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Canelo Alvarez moving up in weight for Dec. 15th fight vs. Rocky Fielding

After a thrilling win over Gennady Golovkin, Canelo Alvarez is going up to super-middleweight for his next bout.

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This story is a few days old, but due to UFC 229 commanding all of our attention, this was essentially a completely unexpected “Friday news dump” of sorts.

Unified WBA and WBC middleweight champion Canelo Alvarez (50-1-2, 34 KOs) is going to return to the ring later this year, having come off a thrilling majority decision victory over Gennady Golovkin last month. The opponent however is not a middleweight, but WBA “regular” super-middleweight (168 lbs) champion Rocky Fielding (27-1, 15 KOs) at Madison Square Garden in New York City.

Now in the interest of clarifying boxing’s convoluted maze of titles, the WBA is by far the worst sanctioning body when it comes to declaring champions. They essentially have three levels of belts, with “super” meaning the top champion, “regular” as secondary, and “interim” for uh... interim. Fielding’s title, which he won by TKO against Germany’s Tyron Zeuge in enemy territory, is essentially a paper belt. That said, Fielding’s only loss is TKO1 to the current WBA “super” super-middleweight champion Callum Smith back in 2015.

Fielding is the #10 ranked fighter in his division according to ESPN, while Ring Magazine puts him at #9, so he’s hardly a scrub and he’s earned himself a surprise shot at one of boxing’s biggest draws, which of course means a big payday.

This will be Canelo’s debut at Madison Square Garden and also his first fight at super-middleweight, although he did have a 164.5 lbs catchweight bout vs. Julio Cesar Chavez Jr in May 2017. Another way perhaps of looking at this — aside from the opportunity to win a “world title” — is that Alvarez won’t have to cut a lot of weight for such a quick turnaround.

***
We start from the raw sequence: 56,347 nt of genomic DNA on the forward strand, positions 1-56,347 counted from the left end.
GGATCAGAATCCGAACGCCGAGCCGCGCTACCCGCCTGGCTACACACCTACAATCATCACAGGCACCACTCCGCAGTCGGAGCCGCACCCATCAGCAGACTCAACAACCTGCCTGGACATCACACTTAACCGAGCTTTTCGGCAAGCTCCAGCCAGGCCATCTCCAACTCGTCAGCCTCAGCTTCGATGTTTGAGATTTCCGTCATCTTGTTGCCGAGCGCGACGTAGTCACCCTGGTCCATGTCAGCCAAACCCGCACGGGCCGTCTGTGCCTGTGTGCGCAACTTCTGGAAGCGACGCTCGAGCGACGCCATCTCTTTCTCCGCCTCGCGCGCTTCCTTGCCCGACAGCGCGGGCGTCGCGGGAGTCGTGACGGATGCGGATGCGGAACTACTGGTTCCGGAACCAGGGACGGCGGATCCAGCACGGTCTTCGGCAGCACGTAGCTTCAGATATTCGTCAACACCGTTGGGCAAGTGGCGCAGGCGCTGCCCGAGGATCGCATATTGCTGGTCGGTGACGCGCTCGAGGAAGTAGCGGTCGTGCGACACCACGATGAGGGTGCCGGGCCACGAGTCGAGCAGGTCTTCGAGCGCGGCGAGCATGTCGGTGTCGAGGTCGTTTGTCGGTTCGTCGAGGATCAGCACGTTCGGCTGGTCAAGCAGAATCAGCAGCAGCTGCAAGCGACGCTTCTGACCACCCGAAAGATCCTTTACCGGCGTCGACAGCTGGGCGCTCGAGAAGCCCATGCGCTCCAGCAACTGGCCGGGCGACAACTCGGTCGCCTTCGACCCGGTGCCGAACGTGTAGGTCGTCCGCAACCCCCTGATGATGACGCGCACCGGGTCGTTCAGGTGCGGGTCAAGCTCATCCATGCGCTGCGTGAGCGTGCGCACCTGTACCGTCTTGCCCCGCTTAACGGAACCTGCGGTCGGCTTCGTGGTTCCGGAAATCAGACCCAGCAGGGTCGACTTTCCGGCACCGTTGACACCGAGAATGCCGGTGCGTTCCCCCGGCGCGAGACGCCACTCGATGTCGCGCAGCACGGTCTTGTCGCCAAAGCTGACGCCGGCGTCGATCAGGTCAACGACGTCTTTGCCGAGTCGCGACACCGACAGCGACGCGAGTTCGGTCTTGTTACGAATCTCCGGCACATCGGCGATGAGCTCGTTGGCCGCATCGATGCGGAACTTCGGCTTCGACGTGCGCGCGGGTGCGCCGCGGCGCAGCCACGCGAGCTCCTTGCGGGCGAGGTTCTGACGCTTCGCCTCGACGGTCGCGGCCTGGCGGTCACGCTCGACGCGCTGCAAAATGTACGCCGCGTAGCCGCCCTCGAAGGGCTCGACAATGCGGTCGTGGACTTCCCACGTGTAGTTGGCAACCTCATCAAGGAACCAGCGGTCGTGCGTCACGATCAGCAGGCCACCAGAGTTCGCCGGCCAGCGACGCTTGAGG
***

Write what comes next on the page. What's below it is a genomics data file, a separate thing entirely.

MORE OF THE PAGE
Of note here is that HBO Boxing is shutting operations at the end of 2018, so while they could theoretically broadcast Canelo vs. Fielding as a last hurrah, they are not guaranteed the matchup.

“I’m going to meet with [HBO Sports executive vice president Peter Nelson] and I still haven’t talked to [HBO CEO] Richard Plepler, but in the next couple of weeks we will have something in writing,” Oscar De La Hoya said to ESPN. “We understand we have a contract [option] with HBO but we’ve been approached by many platforms. Everyone wants to televise Canelo’s next fight, whether it’s on a digital platform or linear TV. And contrary to reports that are circulating, under no circumstances will we co-promote Canelo. Golden Boy is his promoter and we will continue to work to get Canelo the best deal possible.”

So everything is still up in the air right now. It could be on HBO, or HBO PPV, or DAZN, ESPN/ESPN PPV, and in the long-term, with HBO out of the equation, there will be a bidding war among these boxing broadcasters to lock-up a long-term agreement to show Alvarez’s future fights.